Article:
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CJ Werleman

Apple boss Wozniak gets fingers into Saudi pie

Apple co-founder Steve Wozniak is an ambassador for the 'Saudi Tech Hub' [Twitter]

Date of publication: 7 August, 2018

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Comment: Tech giant and entrepreneur Steve Wozniak is rubber stamping the Saudi monarchy's efforts to rehabilitate its global reputation, writes CJ Werleman.
On the same day the Apple Corporation became the first public company to exceed US$1 trillion in value, Saudi Arabia appointed one of the tech giant's founders, Steve Wozniak as its ambassador for the creation of a "Saudi tech hub".

Transforming Saudi Arabia into a regional technology hub is a central part of Crown Prince Mohammad bin Salman's (MBS) Vision 2030, which seeks to modernise and reform the Kingdom's economic and social life in an effort to double foreign direct investment within the next 12 years, increasing it from the current 3.8 percent to 5.7 percent of gross domestic product.

At the heart of this project is the very legitimacy of MBS and the monarchy itself. The 33-year-old was elevated to the Crown Prince at the expense of his brother Muhammad bin Nayef last year in what is regarded as an inside "palace coup," putting him within one proverbial chicken bone of the throne.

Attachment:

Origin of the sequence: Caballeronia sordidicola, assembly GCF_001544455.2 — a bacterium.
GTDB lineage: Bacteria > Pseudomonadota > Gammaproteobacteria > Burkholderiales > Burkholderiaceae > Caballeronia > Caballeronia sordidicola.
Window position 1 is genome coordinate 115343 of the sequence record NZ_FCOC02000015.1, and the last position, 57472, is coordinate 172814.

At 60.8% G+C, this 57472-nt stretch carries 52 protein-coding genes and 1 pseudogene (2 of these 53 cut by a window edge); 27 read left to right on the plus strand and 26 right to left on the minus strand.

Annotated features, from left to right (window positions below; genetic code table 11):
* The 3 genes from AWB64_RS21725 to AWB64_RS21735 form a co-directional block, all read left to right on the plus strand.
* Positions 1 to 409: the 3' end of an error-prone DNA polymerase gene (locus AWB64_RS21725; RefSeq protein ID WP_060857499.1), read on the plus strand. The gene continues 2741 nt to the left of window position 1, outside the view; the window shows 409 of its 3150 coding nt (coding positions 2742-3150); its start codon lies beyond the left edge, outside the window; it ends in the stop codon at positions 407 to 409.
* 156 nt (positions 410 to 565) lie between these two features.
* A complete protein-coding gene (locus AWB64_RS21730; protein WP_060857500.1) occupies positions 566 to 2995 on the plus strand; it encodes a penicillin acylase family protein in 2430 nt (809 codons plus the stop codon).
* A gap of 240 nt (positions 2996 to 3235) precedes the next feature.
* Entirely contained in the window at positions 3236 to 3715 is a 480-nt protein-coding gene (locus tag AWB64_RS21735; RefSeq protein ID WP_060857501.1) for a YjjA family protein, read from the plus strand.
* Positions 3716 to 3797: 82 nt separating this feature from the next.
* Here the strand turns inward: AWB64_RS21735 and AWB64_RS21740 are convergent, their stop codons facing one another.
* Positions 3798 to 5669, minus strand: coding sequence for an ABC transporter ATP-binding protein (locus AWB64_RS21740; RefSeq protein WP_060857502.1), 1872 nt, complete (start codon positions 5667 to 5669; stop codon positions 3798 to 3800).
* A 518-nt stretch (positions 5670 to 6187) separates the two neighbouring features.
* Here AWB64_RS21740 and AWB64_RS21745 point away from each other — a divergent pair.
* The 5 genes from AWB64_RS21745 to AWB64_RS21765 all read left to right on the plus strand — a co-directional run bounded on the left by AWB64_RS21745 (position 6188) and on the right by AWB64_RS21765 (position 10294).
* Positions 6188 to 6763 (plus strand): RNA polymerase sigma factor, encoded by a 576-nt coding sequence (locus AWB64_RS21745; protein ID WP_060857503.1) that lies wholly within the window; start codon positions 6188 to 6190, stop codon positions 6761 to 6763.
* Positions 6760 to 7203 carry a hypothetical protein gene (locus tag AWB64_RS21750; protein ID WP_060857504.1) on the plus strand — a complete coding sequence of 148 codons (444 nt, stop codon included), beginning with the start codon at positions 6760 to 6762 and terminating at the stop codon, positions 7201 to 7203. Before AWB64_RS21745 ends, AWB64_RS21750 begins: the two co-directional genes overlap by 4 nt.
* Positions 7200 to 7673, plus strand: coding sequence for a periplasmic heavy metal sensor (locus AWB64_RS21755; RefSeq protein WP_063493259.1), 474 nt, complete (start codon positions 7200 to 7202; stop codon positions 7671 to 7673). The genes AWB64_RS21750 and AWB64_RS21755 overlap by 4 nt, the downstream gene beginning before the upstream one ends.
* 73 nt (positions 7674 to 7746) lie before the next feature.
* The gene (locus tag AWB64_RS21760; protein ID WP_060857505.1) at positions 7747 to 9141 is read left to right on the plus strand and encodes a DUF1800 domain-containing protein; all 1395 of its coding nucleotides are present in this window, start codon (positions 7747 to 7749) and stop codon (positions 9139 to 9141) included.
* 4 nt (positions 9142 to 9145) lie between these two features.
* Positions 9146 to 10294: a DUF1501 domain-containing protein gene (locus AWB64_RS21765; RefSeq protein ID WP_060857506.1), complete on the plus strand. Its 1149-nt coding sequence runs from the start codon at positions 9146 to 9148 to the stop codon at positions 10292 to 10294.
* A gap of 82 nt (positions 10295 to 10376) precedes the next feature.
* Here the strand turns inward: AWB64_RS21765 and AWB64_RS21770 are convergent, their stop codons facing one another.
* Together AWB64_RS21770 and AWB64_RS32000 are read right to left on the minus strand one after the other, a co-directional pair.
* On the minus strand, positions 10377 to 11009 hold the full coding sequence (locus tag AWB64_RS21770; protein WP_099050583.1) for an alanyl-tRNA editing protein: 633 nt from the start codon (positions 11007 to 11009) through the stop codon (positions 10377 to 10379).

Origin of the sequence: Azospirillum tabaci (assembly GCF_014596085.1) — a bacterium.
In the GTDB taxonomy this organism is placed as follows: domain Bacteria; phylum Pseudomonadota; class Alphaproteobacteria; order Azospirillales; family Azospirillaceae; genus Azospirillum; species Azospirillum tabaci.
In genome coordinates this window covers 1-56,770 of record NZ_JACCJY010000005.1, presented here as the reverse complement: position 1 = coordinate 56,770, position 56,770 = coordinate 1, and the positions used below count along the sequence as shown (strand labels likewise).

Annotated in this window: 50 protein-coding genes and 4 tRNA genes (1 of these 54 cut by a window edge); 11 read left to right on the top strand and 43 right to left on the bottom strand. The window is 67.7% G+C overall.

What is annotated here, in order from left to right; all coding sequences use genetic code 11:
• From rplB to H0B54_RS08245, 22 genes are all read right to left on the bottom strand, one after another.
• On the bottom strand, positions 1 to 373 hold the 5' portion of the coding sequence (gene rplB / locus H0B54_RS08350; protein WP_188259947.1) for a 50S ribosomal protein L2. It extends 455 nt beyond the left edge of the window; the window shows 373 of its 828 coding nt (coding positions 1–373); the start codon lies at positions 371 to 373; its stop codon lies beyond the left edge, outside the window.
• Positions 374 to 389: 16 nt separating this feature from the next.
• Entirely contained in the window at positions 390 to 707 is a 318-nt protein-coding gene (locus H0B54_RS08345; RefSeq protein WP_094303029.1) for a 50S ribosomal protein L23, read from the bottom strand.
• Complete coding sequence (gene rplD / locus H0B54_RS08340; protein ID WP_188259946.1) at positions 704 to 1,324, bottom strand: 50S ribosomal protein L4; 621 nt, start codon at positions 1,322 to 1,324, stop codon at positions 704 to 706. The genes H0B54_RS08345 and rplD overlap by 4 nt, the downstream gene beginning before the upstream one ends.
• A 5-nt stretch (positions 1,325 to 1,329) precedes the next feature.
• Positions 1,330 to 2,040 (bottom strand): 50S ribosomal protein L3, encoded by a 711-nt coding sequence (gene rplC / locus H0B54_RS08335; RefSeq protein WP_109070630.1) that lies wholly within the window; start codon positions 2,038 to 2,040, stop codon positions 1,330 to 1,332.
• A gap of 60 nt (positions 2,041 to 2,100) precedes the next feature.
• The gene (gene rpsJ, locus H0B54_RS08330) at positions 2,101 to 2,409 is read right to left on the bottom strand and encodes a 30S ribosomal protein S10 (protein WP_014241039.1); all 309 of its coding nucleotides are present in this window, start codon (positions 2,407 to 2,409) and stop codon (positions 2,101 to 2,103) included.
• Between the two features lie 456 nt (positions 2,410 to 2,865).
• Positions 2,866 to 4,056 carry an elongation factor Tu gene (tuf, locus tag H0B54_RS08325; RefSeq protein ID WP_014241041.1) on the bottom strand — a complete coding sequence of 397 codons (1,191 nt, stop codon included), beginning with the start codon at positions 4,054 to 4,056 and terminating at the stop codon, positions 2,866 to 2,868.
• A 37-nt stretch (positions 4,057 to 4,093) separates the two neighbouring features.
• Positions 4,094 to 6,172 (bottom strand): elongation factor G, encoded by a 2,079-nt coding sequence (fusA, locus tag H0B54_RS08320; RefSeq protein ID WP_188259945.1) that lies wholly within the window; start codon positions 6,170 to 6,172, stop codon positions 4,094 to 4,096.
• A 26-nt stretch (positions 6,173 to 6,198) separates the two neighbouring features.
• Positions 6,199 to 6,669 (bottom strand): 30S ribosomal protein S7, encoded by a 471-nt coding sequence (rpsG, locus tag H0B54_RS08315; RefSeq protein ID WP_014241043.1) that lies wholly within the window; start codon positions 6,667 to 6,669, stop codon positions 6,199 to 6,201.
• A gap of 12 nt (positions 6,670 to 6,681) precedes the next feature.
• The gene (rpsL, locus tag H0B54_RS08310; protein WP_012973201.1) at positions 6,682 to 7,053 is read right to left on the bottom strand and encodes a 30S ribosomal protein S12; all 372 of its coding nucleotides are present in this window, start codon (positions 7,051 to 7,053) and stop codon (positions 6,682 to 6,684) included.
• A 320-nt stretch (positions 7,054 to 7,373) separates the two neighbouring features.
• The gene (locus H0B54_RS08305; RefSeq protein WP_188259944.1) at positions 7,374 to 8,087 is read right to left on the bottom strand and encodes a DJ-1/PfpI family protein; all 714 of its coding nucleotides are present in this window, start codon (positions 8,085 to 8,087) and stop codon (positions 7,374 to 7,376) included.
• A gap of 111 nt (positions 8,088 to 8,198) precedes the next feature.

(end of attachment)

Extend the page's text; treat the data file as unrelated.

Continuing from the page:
In an effort to attain legitimacy for himself, and restore Saudi faith in the monarchy itself, MBS has launched a global propaganda campaign, the likes of which the world has not seen since Israel began selling itself as an enterprise that will "make the desert bloom," a marketing strategy designed to con western audiences into believing it was colonising a barren wasteland, and not a land already inhabited by its indigenous people.

Equally, MBS' Vision 2030 is also a con, one meant to legitimise his ascension to the throne by establishing deeper economic ties with key allies, particularly the United States, UK, and Europe, which is where Steve Wozniak comes in.

When Americans see Wozniak, they won't see the wave of arrests taking place against human rights activists

The Apple co-founder becomes the friendly and familiar western face for MBS' pet project NEOM, which plans to attract billions in foreign investment via the construction of a $640 billion futuristic city, or rather a 26,500 square kilometre industrial zone, which MBS envisions will become a futuristic technology hub for Gulf Arab states.

Wozniak described NEOM as an "amazing idea", while New York Times columnist Thomas Friedman declared MBS had brought about an "Arab Spring, at last."

Read more: Saudi Arabia's Neom megacity: desert destination or futuristic flop?

Both Vision 2030 and NEOM might well be touted as "amazing ideas", but for now, an idea is all they are. In reality, these projects are a propagandised effort to rehabilitate the Saudi monarchy's global reputation, of which both Friedman and Wozniak have taken the bait - hook, line, and sinker.

The Saudi rulers are facing the kind of existential crisis they haven't experienced since Saddam Hussein invaded Kuwait in 1990, and al-Qaeda launched a series of attacks within its borders in the first decade of the new century.